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RE: Stainless Steel

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Basically, the situation is a moderate sized canopy being attached to an
existing building.  The outside corners are held up by a chain, which is to
be fastened back to the existing concrete structure at the third floor
(about 14' above the canopy).

My original design was for a vertical flat plate through-bolted through the
concrete spandrel beam (4 bolts), with a perpendicular plate penetrating
through the brick veneer.  A pin connected this plate to a clevis and rod.
All to be galvanized.  No exceptional corrosive factors other than rain -
the owner just thought a stainless steel fastener would be "better" and not
much more expensive (6 total connectors).

BUT, this didn't meet with the architectural "look" of the canopy, so I'm
designing a single rod.  The trick comes in the fact that the connection
point is roughly 6" out from the face of the concrete, which means lots of
bending in the bolt.

But thanks for pointing out the differences in physical properties (your
second post) - I'll specify a particular grade which the contractor must
meet.  The option I'm allowing is to let him decide if it's cheaper to find
a really big rod or do extra welding and masonry work.

---
Jason Kilgore
Leigh & O'Kane, LLC
Kansas City, Missouri

> -----Original Message-----
> From: Harold Sprague [mailto:spraguehope(--nospam--at)hotmail.com]
> Sent: Wednesday, August 18, 2004 12:07 PM
> To: seaint(--nospam--at)seaint.org
> Subject: RE: Stainless Steel
> 
> Jason,
> I would not give the contractor any latitude in selecting stainless steel
> materials.  The engineer is the one that knows the application.  The
> engineer should determine what is available, and specify what is required
> based on the intended performance.  Stainless steel should be selected
> with
> proper diligence that only the engineer should dictate.  The contractor
> will
> select what is cheapest for him.
> 
> Maybe I investigated too many stainless steel failures.  There have been
> deaths due to improper selection of stainless steel.  Chloride from a pool
> corroded some rods and dropped a roof some years ago killing many people.
> Expensive critical machinery was severely damaged due to improper
> selection
> of stainless steel.  The engineer in those applications did not specify
> the
> proper stainless steel.  The engineer was at fault.
> 
> Do not leave it up to the contractor.  Stainless steels are not all the
> same.  Either do the homework or consult with a chemical / corrosion
> engineer.
> 
> Regards,
> Harold Sprague
> 
> 
> >From: "Jason W. Kilgore" <jkilgore(--nospam--at)leok.com>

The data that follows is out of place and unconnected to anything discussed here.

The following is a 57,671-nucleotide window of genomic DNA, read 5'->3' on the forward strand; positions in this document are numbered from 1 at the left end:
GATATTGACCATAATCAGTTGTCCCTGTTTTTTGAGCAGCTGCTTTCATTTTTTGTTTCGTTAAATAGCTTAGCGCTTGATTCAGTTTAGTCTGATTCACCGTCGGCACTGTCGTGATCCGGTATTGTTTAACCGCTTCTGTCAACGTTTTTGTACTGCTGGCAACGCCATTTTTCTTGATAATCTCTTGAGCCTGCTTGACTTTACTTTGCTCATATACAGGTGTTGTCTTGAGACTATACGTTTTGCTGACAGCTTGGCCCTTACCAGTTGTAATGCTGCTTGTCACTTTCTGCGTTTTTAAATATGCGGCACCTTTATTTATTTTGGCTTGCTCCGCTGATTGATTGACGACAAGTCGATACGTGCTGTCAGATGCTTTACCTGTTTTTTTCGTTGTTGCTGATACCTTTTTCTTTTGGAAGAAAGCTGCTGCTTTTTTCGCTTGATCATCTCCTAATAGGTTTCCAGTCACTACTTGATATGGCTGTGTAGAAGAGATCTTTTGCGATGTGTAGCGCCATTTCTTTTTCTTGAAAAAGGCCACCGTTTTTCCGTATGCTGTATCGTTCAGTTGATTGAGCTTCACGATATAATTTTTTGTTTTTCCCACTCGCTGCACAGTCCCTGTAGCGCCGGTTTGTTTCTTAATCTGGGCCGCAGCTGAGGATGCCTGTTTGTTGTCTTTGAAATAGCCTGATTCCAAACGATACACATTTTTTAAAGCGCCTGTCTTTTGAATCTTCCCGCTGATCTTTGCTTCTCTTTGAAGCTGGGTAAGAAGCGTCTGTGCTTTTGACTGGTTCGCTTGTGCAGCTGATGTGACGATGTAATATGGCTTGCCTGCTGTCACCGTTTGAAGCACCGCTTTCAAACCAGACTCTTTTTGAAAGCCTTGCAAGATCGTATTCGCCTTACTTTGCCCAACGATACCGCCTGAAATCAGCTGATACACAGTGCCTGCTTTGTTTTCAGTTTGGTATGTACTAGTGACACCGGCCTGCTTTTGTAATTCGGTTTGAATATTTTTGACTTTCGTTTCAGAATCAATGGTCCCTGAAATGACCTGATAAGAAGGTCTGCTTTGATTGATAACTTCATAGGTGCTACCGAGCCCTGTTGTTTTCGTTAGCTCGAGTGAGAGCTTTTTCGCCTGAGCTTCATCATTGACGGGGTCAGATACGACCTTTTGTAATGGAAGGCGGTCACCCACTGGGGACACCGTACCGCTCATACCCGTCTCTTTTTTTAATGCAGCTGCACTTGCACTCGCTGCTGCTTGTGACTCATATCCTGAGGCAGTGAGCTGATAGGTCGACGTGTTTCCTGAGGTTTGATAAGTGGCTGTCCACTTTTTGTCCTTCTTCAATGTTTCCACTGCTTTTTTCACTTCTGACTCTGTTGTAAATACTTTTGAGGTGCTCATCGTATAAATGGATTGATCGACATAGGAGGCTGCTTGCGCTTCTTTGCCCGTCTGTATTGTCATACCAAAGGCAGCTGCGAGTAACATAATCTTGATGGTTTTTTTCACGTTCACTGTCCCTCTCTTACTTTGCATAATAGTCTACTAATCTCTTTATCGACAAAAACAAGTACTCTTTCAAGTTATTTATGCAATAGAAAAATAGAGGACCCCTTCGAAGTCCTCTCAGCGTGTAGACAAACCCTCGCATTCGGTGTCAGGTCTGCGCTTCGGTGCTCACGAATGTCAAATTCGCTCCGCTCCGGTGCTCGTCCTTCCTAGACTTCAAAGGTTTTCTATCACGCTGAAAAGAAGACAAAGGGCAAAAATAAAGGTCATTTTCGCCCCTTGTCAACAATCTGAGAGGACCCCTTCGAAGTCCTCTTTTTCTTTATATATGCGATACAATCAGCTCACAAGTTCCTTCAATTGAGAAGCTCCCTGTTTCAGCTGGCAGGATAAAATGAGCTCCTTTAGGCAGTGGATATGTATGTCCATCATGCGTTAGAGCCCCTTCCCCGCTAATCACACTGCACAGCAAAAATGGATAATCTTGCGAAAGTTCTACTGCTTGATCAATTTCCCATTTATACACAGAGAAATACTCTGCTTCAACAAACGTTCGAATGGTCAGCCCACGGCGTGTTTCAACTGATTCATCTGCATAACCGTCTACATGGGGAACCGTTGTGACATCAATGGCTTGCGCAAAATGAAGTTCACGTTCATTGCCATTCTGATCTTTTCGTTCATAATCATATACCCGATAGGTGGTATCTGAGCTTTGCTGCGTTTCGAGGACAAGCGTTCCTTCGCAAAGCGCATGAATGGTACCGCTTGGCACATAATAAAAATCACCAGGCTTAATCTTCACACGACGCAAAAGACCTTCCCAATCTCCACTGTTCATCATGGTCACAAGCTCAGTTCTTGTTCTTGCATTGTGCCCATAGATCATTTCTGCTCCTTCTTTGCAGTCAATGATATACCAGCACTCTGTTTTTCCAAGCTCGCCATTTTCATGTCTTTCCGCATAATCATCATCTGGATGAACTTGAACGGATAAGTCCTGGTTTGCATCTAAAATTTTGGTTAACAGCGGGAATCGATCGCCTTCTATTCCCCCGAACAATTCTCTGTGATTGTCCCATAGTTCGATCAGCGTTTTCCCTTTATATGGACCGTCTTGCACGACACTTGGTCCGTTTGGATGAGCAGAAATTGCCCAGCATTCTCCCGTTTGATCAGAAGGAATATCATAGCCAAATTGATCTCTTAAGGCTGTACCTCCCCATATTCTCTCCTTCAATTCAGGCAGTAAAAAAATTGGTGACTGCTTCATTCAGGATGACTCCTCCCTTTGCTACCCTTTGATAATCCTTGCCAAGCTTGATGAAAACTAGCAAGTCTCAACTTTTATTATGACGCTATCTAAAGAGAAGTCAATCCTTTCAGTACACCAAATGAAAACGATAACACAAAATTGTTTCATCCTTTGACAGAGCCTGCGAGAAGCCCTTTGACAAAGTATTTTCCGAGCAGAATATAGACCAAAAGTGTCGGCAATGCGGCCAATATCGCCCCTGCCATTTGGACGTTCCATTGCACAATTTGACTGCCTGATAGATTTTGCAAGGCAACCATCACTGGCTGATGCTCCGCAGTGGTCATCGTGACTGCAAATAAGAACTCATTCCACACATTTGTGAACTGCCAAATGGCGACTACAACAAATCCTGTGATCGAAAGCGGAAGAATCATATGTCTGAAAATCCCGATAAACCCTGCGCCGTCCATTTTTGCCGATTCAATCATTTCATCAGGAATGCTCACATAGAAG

> >Reply-To: <seaint(--nospam--at)seaint.org>
> >To: <seaint(--nospam--at)seaint.org>
> >Subject: RE: Stainless Steel
> >Date: Wed, 18 Aug 2004 11:38:05 -0500
> >
> >Thanks for all the quick responses.  I'm going to give the contactor the
> >options of:
> >Use a 1.5" dia. rod at 30 ksi,
> >Use a 1.0" dia. rod with a gusset plate, or
> >Come up with a harder material.
> >
> >---
> >Jason Kilgore
> >Leigh & O'Kane, LLC
> >Kansas City, Missouri
> >
> > > -----Original Message-----
> > > From: Kieran K-S [mailto:kieranks(--nospam--at)gmail.com]
> > > Sent: Wednesday, August 18, 2004 10:54 AM
> > > To: seaint(--nospam--at)seaint.org
> > > Subject: Re: Stainless Steel
> > >
> > > Jason- It depends on the condition of the rod - Cold Worked, Annealed
> >etc.
> > >
> > > This info comes from ASCE 8-02 Specification for the design of Cold
> > > Formed Stainless Steel Structural Members.
> > >
> > > Yield stress of Annealed SS304 is 30 ksi except for longitudinal
> > > compression, in which case it is 28 ksi (ref table A1).  If checking
> > > by ASD, use a safety factor of 1.85 against yielding in tension and
> > > for bending also a safety factor of 1.85 against uielding and
> > > buckling. (ref table D).
> > >
> > > For other treatment conditions:
> > > 1/16 Hard  45 /45 /45/ 41ksi (Long. Tens./Transv. Tens./Transv.
> > > Comp./Long. Comp)
> > > 1/4 Hard  75 /75 /90 /50 ksi (Long. Tens./Transv. Tens./Transv.
> > > Comp./Long. Comp)
> > > 1/2 Hard 110 /110 /120 /65 ksi (Long. Tens./Transv. Tens./Transv.
> > > Comp./Long. Comp)
> > >
> > > Regards,
> > > Kieran K-S
> > >
> > > Marina del Rey, CA
> > >
> > >
> > > ----- Original Message -----
> > > From: Jason W. Kilgore <jkilgore(--nospam--at)leok.com>
> > > Date: Wed, 18 Aug 2004 10:22:02 -0500
> > > Subject: Stainless Steel
> > > To: seaint(--nospam--at)seaint.org
> > >
> > >
> > >
> > >
> > > Does anyone know the yield stress for an A304 stainless steel rod?  I
> > > thought we had it in our library, but I can't find it, the people I
> > > would ask are out.
> > >
> > >
> > >
> > > I've got a situation with a bolt in bending (5.10 in-k) and tension
> (0.6
> > > k).
> > >
> > >
> > >
> > >
> > >
> > > ---
> > >
> > > Jason Kilgore
> > >
> > > Leigh & O'Kane, LLC
> > >
> > > Kansas City, Missouri
> > >
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